The monomania of Miller

Trevor’s podcast gave me one idea that truly—and somewhat shockingly—had not occurred to me before at all: the idea of Miller as Ahab. The signs are all there, and there is no question of Ahab’s same extreme monomania in Miller’s pursuit of the buffalo in the valley. But the parallels to Moby-Dick are rather extensive.

First, we can start with Andrews. He may not leave home with quite the level of ennui expressed by Ishmael in his opening chapters, but he certainly abandons what he sees as stagnation in favor of adventure and growth. The West is an excellent replacement for the sea, beautiful and terrible as they both are, subjecting man to the wonders and brutality of nature. The pacing of the novel is also similar. It takes a long time to reach the valley—nearly half the novel passes before they set up camp there. And this pacing is fast compared to the length of time Miller has spent obsessing about this particular herd, his “one that got away.”

And this time, he will not let it get away—not one scrap. The party initially intends to stay for just a few weeks, perhaps a month, and be back safe at Butcher’s Crossing before winter sets in. But even the best “stands” of his life are not enough for Miller. When the weather begins to turn, the buffalo sense it and try to make their way out of the valley, to their winter feeding grounds. Despite the dangers of staying longer, Miller cannot allow this, and enlists Andrews and Schneider to help him prevent it. The group spends a day turning back stampede after stampede when the unthinkable happens: it begins to snow.

This is everything short of complete disaster for Miller, Andrews, Schneider and Charley. The first snowflakes waste no time becoming a blizzard, blocking off their pass until spring is well under way. This is something of a break from direct Moby-Dick parallel, although it does provide the men with something whalers are familiar with: a long time with relatively little to do, stuck in a small group of people trying not to drive each other (and themselves) mad. (Sidenote: Charley as Pip. No further comment.)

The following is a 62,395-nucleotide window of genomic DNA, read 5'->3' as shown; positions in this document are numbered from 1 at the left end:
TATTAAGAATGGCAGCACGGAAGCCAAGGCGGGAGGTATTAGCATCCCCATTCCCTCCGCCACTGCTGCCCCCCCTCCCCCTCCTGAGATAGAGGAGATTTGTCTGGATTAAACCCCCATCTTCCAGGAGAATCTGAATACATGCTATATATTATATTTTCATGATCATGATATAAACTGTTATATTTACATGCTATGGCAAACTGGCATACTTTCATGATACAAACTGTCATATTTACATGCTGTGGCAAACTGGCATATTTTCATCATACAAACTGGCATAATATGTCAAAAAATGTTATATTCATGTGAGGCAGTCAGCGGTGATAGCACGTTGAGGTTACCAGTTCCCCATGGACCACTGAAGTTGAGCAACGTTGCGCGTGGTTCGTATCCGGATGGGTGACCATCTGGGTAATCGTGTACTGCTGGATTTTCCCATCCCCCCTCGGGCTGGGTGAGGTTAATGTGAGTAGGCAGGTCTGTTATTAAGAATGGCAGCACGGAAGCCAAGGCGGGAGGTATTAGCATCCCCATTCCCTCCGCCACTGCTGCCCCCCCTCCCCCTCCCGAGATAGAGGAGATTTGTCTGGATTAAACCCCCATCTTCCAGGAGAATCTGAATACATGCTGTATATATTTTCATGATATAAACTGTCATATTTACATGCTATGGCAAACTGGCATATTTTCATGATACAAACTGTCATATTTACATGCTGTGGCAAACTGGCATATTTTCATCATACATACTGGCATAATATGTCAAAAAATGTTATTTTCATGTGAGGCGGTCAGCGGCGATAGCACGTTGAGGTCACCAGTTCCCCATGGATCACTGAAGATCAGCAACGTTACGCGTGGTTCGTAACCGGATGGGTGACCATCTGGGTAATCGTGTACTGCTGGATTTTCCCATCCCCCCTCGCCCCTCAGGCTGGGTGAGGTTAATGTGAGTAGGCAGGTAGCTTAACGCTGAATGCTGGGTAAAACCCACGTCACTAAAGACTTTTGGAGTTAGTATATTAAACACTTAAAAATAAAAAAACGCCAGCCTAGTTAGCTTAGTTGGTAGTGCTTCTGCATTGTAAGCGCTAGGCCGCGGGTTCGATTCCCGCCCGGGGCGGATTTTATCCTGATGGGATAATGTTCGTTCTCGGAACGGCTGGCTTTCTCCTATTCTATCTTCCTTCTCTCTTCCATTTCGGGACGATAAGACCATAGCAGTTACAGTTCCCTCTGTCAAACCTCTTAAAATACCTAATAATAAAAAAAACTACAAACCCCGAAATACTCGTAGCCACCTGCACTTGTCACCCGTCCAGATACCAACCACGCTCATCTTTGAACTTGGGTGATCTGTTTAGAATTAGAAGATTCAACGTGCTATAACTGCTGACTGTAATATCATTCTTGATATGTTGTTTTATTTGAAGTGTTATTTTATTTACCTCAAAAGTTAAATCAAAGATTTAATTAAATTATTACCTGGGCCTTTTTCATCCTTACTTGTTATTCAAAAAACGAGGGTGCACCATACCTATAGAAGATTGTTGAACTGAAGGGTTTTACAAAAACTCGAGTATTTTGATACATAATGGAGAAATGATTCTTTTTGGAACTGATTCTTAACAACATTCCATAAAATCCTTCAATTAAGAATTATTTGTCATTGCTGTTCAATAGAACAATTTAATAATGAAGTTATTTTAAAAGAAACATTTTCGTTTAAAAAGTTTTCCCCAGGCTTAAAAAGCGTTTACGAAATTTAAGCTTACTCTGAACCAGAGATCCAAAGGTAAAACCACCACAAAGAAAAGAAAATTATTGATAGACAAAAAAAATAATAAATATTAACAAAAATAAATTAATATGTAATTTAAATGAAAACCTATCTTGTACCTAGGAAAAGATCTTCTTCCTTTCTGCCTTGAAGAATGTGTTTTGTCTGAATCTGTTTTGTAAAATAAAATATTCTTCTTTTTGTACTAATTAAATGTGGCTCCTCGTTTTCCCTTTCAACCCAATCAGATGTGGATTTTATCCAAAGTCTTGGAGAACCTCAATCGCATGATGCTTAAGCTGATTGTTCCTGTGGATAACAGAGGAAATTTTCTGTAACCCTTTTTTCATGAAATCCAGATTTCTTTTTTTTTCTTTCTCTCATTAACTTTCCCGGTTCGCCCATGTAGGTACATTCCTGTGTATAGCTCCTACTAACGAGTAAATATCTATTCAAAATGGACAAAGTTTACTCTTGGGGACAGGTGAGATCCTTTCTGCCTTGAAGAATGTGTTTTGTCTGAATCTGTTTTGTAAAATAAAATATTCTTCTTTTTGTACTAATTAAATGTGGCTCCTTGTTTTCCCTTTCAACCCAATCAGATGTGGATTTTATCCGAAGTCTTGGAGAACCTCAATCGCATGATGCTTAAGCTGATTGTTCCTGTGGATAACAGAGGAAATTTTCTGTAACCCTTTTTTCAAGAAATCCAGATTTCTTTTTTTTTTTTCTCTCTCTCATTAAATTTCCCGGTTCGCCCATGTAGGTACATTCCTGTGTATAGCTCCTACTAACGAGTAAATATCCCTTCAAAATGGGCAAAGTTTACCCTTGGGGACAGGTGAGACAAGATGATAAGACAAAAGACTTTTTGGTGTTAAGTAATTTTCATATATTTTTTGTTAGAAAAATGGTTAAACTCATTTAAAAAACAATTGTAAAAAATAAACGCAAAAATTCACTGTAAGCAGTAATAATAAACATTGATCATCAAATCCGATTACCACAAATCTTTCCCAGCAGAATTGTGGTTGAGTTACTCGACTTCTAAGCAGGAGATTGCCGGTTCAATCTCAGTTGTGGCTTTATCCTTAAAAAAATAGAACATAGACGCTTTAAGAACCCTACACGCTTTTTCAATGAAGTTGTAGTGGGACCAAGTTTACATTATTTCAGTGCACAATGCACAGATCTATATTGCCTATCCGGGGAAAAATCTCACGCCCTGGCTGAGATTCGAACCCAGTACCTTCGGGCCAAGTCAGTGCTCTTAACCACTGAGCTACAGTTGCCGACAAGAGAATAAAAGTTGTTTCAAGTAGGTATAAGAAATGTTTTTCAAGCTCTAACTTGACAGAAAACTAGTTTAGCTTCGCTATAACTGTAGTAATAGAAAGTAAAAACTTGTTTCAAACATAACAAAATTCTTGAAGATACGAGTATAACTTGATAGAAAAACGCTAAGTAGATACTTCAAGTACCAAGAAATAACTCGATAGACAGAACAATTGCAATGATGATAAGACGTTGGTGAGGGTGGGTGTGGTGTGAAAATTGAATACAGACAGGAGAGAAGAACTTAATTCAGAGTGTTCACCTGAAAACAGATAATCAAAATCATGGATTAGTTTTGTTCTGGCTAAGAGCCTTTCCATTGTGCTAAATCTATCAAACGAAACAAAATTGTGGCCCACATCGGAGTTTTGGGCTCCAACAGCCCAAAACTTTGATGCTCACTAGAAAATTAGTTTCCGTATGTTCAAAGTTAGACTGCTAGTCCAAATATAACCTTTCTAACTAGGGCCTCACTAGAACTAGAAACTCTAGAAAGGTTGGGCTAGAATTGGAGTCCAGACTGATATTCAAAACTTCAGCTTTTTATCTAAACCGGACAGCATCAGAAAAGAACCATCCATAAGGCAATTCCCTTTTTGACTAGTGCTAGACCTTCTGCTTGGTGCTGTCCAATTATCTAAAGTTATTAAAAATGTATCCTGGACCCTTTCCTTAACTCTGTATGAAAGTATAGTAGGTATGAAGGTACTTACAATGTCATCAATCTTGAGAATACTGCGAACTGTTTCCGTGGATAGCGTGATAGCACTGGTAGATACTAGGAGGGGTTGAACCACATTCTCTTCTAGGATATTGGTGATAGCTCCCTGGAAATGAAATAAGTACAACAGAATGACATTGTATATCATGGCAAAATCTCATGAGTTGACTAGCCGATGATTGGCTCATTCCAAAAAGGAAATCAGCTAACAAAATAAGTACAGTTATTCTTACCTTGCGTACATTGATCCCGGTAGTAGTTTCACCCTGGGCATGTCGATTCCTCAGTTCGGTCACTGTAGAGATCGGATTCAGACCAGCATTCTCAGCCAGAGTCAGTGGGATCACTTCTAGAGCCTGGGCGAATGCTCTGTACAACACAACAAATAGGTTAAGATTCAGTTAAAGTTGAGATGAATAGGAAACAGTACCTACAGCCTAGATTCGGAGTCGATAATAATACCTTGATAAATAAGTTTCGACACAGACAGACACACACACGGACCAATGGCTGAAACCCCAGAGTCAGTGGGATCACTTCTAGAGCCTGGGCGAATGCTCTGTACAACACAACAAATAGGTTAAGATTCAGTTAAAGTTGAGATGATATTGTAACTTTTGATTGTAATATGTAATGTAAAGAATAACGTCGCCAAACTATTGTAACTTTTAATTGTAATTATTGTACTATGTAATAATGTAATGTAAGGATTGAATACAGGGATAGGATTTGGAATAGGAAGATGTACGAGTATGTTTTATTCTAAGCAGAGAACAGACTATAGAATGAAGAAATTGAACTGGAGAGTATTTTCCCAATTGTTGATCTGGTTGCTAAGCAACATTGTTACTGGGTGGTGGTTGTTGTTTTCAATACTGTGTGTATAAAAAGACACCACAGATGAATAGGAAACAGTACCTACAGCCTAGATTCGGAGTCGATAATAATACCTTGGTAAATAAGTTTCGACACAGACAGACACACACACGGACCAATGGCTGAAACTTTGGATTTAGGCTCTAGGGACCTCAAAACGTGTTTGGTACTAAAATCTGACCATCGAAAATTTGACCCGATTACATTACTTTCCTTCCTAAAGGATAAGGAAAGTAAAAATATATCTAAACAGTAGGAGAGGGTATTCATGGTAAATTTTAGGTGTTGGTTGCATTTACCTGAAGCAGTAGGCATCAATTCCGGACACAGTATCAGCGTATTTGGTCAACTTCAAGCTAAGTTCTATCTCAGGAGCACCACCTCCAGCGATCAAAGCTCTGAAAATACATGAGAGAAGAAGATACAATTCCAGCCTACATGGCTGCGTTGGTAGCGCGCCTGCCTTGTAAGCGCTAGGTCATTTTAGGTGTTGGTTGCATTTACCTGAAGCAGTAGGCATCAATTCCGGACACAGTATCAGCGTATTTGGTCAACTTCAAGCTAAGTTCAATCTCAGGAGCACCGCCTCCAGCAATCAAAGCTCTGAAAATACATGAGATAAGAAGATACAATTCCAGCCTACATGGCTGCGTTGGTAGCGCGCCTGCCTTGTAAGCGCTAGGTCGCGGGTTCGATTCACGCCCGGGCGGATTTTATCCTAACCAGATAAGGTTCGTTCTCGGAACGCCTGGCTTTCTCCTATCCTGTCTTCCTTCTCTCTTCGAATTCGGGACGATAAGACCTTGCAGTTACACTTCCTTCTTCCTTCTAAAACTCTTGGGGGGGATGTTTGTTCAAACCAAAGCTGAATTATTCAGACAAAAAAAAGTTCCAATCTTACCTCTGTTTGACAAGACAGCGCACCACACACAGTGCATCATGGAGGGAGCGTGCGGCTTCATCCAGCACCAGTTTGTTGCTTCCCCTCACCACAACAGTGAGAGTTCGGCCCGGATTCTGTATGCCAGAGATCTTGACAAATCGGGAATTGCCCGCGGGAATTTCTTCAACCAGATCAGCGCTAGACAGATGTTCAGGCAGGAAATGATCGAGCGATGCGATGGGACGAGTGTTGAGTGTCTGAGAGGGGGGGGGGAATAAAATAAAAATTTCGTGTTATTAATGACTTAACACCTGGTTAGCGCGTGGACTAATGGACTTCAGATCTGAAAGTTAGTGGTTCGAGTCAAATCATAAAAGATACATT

The monomania-derived and Moby-Dickensian tragedy does not end there. The hunting party experiences its own version of the sinking of the Pequod, though all hands are not lost.

4 comments to The monomania of Miller

  • The Ahab parallel had occurred to me, but I hadn’t thought it out to any length or in any way as delightfully as you’ve done here (I had to laugh at your “sinking of the Pequod”). About the only thing missing to complete the scene is the appearance of one of the sacred white buffalo from Lakota mythology.

  • Nice! Instead, we have the whiteness of the snow. I thought about making that my post for tomorrow, but went with something else instead. But surely the whiteness of the snow is a horror.

  • Looking back on our podcast, we only just touched on this, though we had talked about it before. I bet we could do an even longer podcast focusing just on the parallels between the two novels. I also like how both parties are going after some great beast that at one time promised to be an inexhaustible resource. Of course, Melville didn’t know how quickly the whales would disappear, but Williams has the benefit of hindsight and intimates throughout that these people are destroying the very thing that at one time inspired their awe.

  • In fact, Nicole and anyone else, I have just posted links to your posts on my forum (http://mookseandgripes.myfreeforum.org), and if anyone wants to go into these parallels, I have posted a bit about it in the Butcher’s Crossing thread.

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